I followed the road down into the town and quickly found a overfull car park full of motorhomes and men with interesting beards and even more interesting sock and sandal combinations. I got lucky and managed to pull straight into a space as someone was leaving, I didn’t see one other person in the next 20 minutes get parked in there.
I was as close to the centre of town as I could have been as the centre had been cordoned off to make it a pedestrianised zone. There were security guards rummaging through bags, no doubt with the recent attacks in London and Paris still in people’s minds. The centre was alive with people and I stopped and got a croissant and a coffee and spent 20 minutes people watching.
The high street was full of two things, cafes or gift shops; the only thing breaking them up were the two museums. In terms of people, there appeared to be five groups:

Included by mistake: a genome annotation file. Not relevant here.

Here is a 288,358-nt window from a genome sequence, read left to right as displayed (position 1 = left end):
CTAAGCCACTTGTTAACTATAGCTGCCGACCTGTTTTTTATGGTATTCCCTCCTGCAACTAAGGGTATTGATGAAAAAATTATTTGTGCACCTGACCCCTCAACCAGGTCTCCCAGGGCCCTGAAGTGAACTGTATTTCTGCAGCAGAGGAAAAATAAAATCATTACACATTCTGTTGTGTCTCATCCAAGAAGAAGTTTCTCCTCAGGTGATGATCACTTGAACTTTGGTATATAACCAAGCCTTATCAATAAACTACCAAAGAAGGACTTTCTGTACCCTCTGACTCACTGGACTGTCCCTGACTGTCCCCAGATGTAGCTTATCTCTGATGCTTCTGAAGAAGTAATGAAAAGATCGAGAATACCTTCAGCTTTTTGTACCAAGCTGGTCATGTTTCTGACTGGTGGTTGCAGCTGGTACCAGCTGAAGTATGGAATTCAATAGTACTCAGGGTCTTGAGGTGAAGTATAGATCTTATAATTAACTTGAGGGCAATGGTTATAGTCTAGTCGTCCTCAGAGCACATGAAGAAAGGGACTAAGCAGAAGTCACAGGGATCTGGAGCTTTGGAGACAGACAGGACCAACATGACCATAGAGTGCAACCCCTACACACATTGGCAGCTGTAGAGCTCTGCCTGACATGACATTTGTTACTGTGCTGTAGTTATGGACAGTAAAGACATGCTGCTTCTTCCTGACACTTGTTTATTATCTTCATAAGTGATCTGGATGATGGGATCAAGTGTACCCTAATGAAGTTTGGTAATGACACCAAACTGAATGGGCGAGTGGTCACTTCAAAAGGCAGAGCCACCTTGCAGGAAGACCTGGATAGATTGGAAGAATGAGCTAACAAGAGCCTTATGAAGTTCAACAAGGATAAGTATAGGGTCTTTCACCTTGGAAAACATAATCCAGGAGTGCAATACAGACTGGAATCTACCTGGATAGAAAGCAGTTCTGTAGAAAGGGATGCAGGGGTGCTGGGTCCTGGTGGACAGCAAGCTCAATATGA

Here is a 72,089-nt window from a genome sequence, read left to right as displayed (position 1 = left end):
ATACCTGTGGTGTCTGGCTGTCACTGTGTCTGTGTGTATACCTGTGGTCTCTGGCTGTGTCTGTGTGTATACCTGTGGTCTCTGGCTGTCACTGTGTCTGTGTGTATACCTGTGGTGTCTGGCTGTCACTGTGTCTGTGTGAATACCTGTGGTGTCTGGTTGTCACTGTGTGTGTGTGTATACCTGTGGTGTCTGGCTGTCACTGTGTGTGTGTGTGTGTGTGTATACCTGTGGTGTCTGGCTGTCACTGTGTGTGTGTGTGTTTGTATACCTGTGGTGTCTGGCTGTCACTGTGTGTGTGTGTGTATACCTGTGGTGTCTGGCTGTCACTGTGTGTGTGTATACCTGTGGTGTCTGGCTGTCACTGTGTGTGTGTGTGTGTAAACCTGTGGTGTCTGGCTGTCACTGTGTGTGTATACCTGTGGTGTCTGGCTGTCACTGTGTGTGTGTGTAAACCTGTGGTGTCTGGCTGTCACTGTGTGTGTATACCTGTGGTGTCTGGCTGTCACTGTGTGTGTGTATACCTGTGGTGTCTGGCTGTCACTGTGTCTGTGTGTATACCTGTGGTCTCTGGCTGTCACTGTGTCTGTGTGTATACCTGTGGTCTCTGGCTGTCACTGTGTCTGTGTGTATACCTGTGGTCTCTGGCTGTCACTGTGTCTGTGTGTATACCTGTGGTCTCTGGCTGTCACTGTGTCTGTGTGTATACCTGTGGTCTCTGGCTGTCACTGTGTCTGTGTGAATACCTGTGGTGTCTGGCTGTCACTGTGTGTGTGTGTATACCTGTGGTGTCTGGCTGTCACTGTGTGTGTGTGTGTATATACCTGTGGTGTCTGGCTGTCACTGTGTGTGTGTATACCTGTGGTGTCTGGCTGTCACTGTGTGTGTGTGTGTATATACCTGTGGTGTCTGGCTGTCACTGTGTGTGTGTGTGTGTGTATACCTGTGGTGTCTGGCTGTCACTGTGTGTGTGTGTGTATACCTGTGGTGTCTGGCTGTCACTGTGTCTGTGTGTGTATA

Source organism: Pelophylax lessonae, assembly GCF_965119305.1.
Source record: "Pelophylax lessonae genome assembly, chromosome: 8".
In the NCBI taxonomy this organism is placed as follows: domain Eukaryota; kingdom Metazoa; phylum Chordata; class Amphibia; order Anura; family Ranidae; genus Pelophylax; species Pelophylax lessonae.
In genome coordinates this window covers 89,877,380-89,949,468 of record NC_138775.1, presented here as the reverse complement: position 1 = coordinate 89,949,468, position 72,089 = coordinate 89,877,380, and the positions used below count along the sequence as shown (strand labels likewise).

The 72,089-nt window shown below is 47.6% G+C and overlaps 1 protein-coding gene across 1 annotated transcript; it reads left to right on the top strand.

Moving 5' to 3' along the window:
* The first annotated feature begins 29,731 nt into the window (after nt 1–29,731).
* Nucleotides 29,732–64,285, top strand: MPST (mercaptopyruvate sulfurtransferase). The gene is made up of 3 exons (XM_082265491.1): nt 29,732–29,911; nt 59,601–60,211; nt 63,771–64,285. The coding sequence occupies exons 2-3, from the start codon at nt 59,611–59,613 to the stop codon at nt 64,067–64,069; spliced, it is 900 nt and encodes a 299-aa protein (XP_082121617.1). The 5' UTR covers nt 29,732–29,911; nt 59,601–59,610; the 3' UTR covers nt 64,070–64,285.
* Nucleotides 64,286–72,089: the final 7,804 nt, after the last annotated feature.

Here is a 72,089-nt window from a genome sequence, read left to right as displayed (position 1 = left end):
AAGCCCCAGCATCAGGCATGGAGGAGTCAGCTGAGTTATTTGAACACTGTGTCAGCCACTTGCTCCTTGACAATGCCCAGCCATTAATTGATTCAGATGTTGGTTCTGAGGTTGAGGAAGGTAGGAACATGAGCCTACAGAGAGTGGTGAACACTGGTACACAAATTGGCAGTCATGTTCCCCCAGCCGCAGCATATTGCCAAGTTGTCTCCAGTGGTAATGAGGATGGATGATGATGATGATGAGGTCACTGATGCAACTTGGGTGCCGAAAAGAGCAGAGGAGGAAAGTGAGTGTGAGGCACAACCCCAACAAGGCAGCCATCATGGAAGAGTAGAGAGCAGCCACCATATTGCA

- ‘Allied’ tourists, like me, there to pay their respects and feel part of history.
- ‘Axis’ tourists that, in my mind at least, seemed to be tip toing around and not being too German in case it upset anyone.
- Veterans that were being dropped off on coaches and delivered by London black cabs. They wore blazers, caps and their medals with huge pride and, the majority of them at least, seemed to wear dubious stains on their trousers.
- The military fancy dress enthusiast. I would class these as military re-enactment types that take things seriously making sure that look as authentic as possible. Not to be confused with;
- Fancy dress types that buy a camouflage jacket from a gift shops and walk around as if they are in the army for a day.
It was group 5 that annoyed me the most. If I had been one of the veterans, there to remember my lost comrades and show my respects, I am not sure I would have been too happy to see people trying to get in on the act by wearing a polyester cap and desert fatigues. Anyway, who was I to judge?
My coffee finished, I watched the Dutch military marching band come down the main street and form up in the town square. Shortly afterwards about 20 jeeps turned up with reenactors waving at the crowds. There was then a short ceremony and speeches in the town square and a moment’s silence and reflection.